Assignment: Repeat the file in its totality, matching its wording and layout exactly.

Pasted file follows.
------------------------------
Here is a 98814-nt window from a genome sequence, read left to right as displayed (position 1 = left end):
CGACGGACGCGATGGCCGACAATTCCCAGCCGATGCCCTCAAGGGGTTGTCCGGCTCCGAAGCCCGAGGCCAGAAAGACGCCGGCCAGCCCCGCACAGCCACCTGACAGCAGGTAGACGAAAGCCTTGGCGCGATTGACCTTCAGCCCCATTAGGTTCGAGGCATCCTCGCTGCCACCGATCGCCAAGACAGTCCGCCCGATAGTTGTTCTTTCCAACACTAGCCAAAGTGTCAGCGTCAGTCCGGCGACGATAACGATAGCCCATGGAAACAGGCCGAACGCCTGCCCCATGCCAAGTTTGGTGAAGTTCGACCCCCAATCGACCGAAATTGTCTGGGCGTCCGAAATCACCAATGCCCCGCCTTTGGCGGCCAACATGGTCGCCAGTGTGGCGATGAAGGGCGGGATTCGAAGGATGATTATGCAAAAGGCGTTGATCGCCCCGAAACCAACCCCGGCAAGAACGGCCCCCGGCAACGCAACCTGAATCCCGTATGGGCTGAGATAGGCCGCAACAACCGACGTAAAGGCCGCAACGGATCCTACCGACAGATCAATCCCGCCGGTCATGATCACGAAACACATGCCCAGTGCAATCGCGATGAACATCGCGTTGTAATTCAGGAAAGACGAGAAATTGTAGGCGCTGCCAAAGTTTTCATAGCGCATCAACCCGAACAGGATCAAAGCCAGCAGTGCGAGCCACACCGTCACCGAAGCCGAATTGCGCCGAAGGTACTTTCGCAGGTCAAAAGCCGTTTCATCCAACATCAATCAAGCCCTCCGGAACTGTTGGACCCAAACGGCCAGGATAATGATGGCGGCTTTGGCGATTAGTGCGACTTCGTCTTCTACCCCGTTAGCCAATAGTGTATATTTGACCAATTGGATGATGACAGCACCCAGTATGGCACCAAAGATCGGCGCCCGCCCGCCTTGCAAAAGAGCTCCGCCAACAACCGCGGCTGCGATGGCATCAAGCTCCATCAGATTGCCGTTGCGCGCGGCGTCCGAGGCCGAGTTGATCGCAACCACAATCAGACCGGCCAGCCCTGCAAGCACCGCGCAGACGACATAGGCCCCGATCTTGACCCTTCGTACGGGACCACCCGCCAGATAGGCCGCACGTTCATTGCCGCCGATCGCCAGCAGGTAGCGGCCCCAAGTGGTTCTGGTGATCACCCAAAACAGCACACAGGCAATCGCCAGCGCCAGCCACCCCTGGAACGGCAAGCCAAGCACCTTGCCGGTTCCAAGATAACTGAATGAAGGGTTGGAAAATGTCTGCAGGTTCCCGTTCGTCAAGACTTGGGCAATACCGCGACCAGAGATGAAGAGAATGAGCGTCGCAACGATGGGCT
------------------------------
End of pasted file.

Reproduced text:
Here is a 98814-nt window from a genome sequence, read left to right as displayed (position 1 = left end):
CGACGGACGCGATGGCCGACAATTCCCAGCCGATGCCCTCAAGGGGTTGTCCGGCTCCGAAGCCCGAGGCCAGAAAGACGCCGGCCAGCCCCGCACAGCCACCTGACAGCAGGTAGACGAAAGCCTTGGCGCGATTGACCTTCAGCCCCATTAGGTTCGAGGCATCCTCGCTGCCACCGATCGCCAAGACAGTCCGCCCGATAGTTGTTCTTTCCAACACTAGCCAAAGTGTCAGCGTCAGTCCGGCGACGATAACGATAGCCCATGGAAACAGGCCGAACGCCTGCCCCATGCCAAGTTTGGTGAAGTTCGACCCCCAATCGACCGAAATTGTCTGGGCGTCCGAAATCACCAATGCCCCGCCTTTGGCGGCCAACATGGTCGCCAGTGTGGCGATGAAGGGCGGGATTCGAAGGATGATTATGCAAAAGGCGTTGATCGCCCCGAAACCAACCCCGGCAAGAACGGCCCCCGGCAACGCAACCTGAATCCCGTATGGGCTGAGATAGGCCGCAACAACCGACGTAAAGGCCGCAACGGATCCTACCGACAGATCAATCCCGCCGGTCATGATCACGAAACACATGCCCAGTGCAATCGCGATGAACATCGCGTTGTAATTCAGGAAAGACGAGAAATTGTAGGCGCTGCCAAAGTTTTCATAGCGCATCAACCCGAACAGGATCAAAGCCAGCAGTGCGAGCCACACCGTCACCGAAGCCGAATTGCGCCGAAGGTACTTTCGCAGGTCAAAAGCCGTTTCATCCAACATCAATCAAGCCCTCCGGAACTGTTGGACCCAAACGGCCAGGATAATGATGGCGGCTTTGGCGATTAGTGCGACTTCGTCTTCTACCCCGTTAGCCAATAGTGTATATTTGACCAATTGGATGATGACAGCACCCAGTATGGCACCAAAGATCGGCGCCCGCCCGCCTTGCAAAAGAGCTCCGCCAACAACCGCGGCTGCGATGGCATCAAGCTCCATCAGATTGCCGTTGCGCGCGGCGTCCGAGGCCGAGTTGATCGCAACCACAATCAGACCGGCCAGCCCTGCAAGCACCGCGCAGACGACATAGGCCCCGATCTTGACCCTTCGTACGGGACCACCCGCCAGATAGGCCGCACGTTCATTGCCGCCGATCGCCAGCAGGTAGCGGCCCCAAGTGGTTCTGGTGATCACCCAAAACAGCACACAGGCAATCGCCAGCGCCAGCCACCCCTGGAACGGCAAGCCAAGCACCTTGCCGGTTCCAAGATAACTGAATGAAGGGTTGGAAAATGTCTGCAGGTTCCCGTTCGTCAAGACTTGGGCAATACCGCGACCAGAGATGAAGAGAATGAGCGTCGCAACGATGGGCT